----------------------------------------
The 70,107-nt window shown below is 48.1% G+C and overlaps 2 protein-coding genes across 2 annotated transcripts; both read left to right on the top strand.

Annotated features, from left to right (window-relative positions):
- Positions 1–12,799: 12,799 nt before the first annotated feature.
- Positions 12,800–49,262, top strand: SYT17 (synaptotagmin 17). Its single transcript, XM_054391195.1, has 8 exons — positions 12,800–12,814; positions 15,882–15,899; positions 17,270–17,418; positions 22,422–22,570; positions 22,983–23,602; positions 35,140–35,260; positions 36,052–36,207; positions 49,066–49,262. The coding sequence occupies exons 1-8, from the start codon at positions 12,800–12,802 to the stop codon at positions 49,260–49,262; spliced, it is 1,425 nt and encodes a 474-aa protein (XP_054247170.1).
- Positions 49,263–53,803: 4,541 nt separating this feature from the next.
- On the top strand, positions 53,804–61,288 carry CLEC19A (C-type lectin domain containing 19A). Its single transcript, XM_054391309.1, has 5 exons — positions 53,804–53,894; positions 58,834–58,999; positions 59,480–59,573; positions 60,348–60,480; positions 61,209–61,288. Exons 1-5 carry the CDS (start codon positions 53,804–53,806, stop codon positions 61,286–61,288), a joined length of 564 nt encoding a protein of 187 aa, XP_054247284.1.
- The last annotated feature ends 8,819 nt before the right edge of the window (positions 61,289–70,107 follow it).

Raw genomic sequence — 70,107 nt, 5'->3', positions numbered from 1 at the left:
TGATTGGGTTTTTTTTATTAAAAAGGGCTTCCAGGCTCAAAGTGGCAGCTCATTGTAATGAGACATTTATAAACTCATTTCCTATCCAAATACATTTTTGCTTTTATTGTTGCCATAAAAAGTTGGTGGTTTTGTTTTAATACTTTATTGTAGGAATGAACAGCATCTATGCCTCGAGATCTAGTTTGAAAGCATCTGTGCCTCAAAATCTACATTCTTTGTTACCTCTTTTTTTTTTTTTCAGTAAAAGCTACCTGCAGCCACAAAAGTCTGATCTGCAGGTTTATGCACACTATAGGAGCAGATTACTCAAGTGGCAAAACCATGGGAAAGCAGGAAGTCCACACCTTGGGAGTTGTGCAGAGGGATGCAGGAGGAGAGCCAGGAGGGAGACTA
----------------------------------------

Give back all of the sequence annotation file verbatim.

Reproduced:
The 70,107-nt window shown below is 48.1% G+C and overlaps 2 protein-coding genes across 2 annotated transcripts; both read left to right on the top strand.

Annotated features, from left to right (window-relative positions):
- Positions 1–12,799: 12,799 nt before the first annotated feature.
- Positions 12,800–49,262, top strand: SYT17 (synaptotagmin 17). Its single transcript, XM_054391195.1, has 8 exons — positions 12,800–12,814; positions 15,882–15,899; positions 17,270–17,418; positions 22,422–22,570; positions 22,983–23,602; positions 35,140–35,260; positions 36,052–36,207; positions 49,066–49,262. The coding sequence occupies exons 1-8, from the start codon at positions 12,800–12,802 to the stop codon at positions 49,260–49,262; spliced, it is 1,425 nt and encodes a 474-aa protein (XP_054247170.1).
- Positions 49,263–53,803: 4,541 nt separating this feature from the next.
- On the top strand, positions 53,804–61,288 carry CLEC19A (C-type lectin domain containing 19A). Its single transcript, XM_054391309.1, has 5 exons — positions 53,804–53,894; positions 58,834–58,999; positions 59,480–59,573; positions 60,348–60,480; positions 61,209–61,288. Exons 1-5 carry the CDS (start codon positions 53,804–53,806, stop codon positions 61,286–61,288), a joined length of 564 nt encoding a protein of 187 aa, XP_054247284.1.
- The last annotated feature ends 8,819 nt before the right edge of the window (positions 61,289–70,107 follow it).

Raw genomic sequence — 70,107 nt, 5'->3', positions numbered from 1 at the left:
TGATTGGGTTTTTTTTATTAAAAAGGGCTTCCAGGCTCAAAGTGGCAGCTCATTGTAATGAGACATTTATAAACTCATTTCCTATCCAAATACATTTTTGCTTTTATTGTTGCCATAAAAAGTTGGTGGTTTTGTTTTAATACTTTATTGTAGGAATGAACAGCATCTATGCCTCGAGATCTAGTTTGAAAGCATCTGTGCCTCAAAATCTACATTCTTTGTTACCTCTTTTTTTTTTTTTCAGTAAAAGCTACCTGCAGCCACAAAAGTCTGATCTGCAGGTTTATGCACACTATAGGAGCAGATTACTCAAGTGGCAAAACCATGGGAAAGCAGGAAGTCCACACCTTGGGAGTTGTGCAGAGGGATGCAGGAGGAGAGCCAGGAGGGAGACTA